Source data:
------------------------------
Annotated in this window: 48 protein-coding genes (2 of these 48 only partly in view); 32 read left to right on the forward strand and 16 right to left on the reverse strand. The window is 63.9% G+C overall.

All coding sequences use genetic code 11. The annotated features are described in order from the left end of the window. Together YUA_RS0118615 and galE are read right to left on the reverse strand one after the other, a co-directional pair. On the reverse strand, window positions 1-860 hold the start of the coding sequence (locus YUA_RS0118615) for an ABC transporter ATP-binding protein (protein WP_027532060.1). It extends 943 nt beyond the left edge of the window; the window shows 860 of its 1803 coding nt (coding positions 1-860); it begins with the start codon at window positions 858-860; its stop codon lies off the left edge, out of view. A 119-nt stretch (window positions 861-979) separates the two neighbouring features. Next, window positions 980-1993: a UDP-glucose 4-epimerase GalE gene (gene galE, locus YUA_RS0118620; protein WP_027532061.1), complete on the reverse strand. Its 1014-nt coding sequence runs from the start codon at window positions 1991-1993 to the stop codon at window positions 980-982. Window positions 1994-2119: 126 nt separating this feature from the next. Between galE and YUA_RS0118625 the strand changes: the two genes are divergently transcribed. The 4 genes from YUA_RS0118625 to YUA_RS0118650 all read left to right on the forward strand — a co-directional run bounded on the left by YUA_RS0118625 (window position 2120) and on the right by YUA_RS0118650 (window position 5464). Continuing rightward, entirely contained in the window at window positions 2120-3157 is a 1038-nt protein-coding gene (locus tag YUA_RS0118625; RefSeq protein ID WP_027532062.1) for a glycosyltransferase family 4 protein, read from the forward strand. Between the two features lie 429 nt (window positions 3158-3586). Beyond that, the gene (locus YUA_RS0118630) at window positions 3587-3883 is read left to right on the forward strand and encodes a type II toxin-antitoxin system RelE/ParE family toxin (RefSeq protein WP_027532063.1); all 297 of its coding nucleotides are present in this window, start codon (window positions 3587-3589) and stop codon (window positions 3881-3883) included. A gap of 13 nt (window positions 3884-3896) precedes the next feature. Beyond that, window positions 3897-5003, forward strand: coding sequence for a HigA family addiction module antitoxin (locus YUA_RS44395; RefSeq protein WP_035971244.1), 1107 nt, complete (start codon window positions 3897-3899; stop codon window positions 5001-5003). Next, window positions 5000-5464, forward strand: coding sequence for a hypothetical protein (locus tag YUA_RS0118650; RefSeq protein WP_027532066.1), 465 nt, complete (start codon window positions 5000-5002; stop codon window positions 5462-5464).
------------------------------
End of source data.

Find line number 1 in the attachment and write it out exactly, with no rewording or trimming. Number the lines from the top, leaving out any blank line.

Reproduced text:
Annotated in this window: 48 protein-coding genes (2 of these 48 only partly in view); 32 read left to right on the forward strand and 16 right to left on the reverse strand. The window is 63.9% G+C overall.